|M.Sc Thesis||Department of Mechanical Engineering|
|Supervisor:||Assoc. Prof. Gendelman Oleg|
|Full Thesis text|
Undesired vibrations in mechanical structures are a rather common problem in many branches of engineering and can be caused by various mechanisms. Helicopters' rotor systems are especially known to be susceptible to aeromechanical instabilities such as ground and air resonance. Due to the high vibration levels of the helicopter, there are possibilities to cause harmful inﬂuences to passengers and the helicopter's systems, where the vibration of the rotor blades is extremely important as it constitutes a vital part regarding the stability of the aircraft. Periodic external forces acting on the blade are induced by the aerodynamic force, and excites the vibration of the blade at integral multiple frequencies of the rotation. For this reason, helicopter designers have been forced to use many different methods of damping and counter-acting vibrations to an acceptable level.
The following work investigates the behavior of the passive hydraulic dampers installed upon Sikorsky's CH-53 and UH-60 helicopters with special emphasis on the dynamic characteristics of the instrument which is mainly described by hysteretic force-velocity response. This thesis investigates and explains the mechanisms and the operational principles by which the hydraulic damper functions. It introduces an analytical model and compares analytical calculations of the damper’s dynamic behavior taken from the fluid mechanics field to results obtained from a self-built experimental system. The results from this part show a strong match between the experimental and the analytical calculations and indicate the presence of a dynamic invariant expressed in the force-velocity profile of the damper.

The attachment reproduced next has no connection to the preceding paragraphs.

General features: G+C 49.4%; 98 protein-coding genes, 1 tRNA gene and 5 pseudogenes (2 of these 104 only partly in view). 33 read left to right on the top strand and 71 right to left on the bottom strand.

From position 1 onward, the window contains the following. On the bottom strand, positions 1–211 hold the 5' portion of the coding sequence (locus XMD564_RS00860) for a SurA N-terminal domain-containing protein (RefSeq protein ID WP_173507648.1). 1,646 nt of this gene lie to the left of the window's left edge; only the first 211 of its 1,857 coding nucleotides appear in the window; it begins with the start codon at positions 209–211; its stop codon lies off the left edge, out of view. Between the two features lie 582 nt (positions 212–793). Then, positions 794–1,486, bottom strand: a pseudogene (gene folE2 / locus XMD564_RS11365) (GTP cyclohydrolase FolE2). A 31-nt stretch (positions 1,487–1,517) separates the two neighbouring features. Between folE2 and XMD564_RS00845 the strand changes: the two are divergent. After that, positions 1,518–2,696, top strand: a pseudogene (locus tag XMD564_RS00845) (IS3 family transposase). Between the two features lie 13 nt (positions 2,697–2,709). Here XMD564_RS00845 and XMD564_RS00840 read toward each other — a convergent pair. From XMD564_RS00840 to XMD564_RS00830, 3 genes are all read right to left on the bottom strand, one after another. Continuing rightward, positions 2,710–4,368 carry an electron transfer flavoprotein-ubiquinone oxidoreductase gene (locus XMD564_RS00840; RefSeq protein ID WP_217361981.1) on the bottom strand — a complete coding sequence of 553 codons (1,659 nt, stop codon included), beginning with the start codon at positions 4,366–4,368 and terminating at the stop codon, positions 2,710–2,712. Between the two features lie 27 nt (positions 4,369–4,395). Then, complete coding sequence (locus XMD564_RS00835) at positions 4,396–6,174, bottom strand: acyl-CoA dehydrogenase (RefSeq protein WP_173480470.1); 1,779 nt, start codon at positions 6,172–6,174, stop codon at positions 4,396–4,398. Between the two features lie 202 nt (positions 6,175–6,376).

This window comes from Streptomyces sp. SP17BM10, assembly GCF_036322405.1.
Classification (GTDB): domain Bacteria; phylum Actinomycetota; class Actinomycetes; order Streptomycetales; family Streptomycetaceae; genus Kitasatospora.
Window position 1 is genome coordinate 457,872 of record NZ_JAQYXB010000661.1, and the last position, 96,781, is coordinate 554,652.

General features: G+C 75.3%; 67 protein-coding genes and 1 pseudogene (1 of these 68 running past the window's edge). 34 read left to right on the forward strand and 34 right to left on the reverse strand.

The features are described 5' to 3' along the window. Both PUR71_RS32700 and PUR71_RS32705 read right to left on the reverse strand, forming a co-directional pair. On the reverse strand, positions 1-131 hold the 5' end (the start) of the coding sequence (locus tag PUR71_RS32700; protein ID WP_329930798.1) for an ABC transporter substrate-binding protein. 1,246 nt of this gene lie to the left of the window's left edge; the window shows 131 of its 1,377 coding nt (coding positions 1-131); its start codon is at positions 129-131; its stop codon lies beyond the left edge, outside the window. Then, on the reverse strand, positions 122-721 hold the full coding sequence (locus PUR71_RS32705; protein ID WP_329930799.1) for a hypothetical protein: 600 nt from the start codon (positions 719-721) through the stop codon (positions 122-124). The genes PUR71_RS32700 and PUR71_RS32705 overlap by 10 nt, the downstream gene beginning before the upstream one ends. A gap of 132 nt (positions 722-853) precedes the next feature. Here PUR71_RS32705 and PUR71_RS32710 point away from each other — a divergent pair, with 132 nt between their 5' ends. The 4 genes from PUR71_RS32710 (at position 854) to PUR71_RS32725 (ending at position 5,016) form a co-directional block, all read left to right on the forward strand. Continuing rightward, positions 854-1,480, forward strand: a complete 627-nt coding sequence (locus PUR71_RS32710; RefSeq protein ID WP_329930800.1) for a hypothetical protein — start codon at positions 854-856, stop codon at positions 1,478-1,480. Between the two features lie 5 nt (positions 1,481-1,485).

In addition, this study also focuses on finding the influences of the hydraulic fluid (damper oil) compressibility on the damping response and thereby tries to confirm wheatear the assumption to refer to the hydraulic fluid as incompressible is correct. In order to understand this, a new set of equations is built to achieve the solution for the compressible case. The results show that as bigger the compressibility of the fluid is the bigger the hysteretic response is, thus confirming that in most cases including ours the assumption is valid.